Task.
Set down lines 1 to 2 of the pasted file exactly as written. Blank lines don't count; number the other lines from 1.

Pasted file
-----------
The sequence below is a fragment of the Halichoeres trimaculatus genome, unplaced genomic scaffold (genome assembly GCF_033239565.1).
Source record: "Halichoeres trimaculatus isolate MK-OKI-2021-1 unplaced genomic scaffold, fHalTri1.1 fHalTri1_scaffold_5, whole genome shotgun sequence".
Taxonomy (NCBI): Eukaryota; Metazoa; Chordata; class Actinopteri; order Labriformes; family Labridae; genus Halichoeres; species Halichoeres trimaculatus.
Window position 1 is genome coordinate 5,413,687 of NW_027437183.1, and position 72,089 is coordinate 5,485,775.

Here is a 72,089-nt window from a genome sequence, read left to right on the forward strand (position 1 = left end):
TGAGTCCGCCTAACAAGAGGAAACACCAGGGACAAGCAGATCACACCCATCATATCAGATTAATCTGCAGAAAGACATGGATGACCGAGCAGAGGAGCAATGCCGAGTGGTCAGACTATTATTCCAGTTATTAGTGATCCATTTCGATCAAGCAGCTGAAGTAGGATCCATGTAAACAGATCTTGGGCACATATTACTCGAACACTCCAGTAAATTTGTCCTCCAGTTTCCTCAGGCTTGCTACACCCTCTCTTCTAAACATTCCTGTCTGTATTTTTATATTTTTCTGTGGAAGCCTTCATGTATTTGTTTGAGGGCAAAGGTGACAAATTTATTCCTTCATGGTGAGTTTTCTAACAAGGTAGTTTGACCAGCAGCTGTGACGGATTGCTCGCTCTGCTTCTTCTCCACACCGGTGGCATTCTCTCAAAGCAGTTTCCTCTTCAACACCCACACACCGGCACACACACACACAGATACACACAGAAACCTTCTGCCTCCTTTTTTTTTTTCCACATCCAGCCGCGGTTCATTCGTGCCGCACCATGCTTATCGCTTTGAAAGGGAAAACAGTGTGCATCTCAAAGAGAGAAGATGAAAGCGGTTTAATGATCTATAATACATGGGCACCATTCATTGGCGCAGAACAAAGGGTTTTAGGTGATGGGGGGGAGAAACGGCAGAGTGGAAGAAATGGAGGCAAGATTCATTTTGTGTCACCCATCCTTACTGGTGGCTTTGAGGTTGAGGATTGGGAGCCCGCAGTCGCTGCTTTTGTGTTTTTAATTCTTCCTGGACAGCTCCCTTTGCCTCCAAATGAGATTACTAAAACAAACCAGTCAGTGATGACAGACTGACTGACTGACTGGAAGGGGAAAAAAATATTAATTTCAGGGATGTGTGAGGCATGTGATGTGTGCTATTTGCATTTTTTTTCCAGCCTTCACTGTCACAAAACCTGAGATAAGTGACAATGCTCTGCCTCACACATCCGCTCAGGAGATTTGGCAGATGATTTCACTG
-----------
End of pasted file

The sequence below is a fragment of the Halichoeres trimaculatus genome, unplaced genomic scaffold (genome assembly GCF_033239565.1).
Source record: "Halichoeres trimaculatus isolate MK-OKI-2021-1 unplaced genomic scaffold, fHalTri1.1 fHalTri1_scaffold_5, whole genome shotgun sequence".